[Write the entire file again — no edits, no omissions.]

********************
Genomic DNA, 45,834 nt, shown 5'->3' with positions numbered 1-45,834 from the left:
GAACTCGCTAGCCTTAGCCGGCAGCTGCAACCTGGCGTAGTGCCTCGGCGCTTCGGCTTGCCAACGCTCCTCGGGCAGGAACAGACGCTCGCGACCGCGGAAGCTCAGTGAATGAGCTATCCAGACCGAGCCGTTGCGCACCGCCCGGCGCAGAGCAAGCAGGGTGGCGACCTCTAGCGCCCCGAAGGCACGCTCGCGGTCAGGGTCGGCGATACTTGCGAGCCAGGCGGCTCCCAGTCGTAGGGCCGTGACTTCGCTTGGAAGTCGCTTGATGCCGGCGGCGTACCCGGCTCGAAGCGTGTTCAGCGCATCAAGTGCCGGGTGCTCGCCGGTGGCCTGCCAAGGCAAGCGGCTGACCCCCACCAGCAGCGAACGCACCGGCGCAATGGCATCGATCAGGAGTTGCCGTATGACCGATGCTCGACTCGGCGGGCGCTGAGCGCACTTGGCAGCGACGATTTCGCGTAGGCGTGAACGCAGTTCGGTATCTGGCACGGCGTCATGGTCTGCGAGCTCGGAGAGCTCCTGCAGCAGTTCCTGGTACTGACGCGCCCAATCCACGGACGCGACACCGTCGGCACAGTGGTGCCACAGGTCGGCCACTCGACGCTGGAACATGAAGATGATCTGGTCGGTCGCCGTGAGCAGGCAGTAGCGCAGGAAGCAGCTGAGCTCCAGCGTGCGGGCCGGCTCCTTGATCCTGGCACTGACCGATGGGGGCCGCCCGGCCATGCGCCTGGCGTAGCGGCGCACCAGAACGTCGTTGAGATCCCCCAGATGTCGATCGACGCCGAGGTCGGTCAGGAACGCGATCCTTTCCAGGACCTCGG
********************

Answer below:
Genomic DNA, 45,834 nt, shown 5'->3' with positions numbered 1-45,834 from the left:
GAACTCGCTAGCCTTAGCCGGCAGCTGCAACCTGGCGTAGTGCCTCGGCGCTTCGGCTTGCCAACGCTCCTCGGGCAGGAACAGACGCTCGCGACCGCGGAAGCTCAGTGAATGAGCTATCCAGACCGAGCCGTTGCGCACCGCCCGGCGCAGAGCAAGCAGGGTGGCGACCTCTAGCGCCCCGAAGGCACGCTCGCGGTCAGGGTCGGCGATACTTGCGAGCCAGGCGGCTCCCAGTCGTAGGGCCGTGACTTCGCTTGGAAGTCGCTTGATGCCGGCGGCGTACCCGGCTCGAAGCGTGTTCAGCGCATCAAGTGCCGGGTGCTCGCCGGTGGCCTGCCAAGGCAAGCGGCTGACCCCCACCAGCAGCGAACGCACCGGCGCAATGGCATCGATCAGGAGTTGCCGTATGACCGATGCTCGACTCGGCGGGCGCTGAGCGCACTTGGCAGCGACGATTTCGCGTAGGCGTGAACGCAGTTCGGTATCTGGCACGGCGTCATGGTCTGCGAGCTCGGAGAGCTCCTGCAGCAGTTCCTGGTACTGACGCGCCCAATCCACGGACGCGACACCGTCGGCACAGTGGTGCCACAGGTCGGCCACTCGACGCTGGAACATGAAGATGATCTGGTCGGTCGCCGTGAGCAGGCAGTAGCGCAGGAAGCAGCTGAGCTCCAGCGTGCGGGCCGGCTCCTTGATCCTGGCACTGACCGATGGGGGCCGCCCGGCCATGCGCCTGGCGTAGCGGCGCACCAGAACGTCGTTGAGATCCCCCAGATGTCGATCGACGCCGAGGTCGGTCAGGAACGCGATCCTTTCCAGGACCTCGG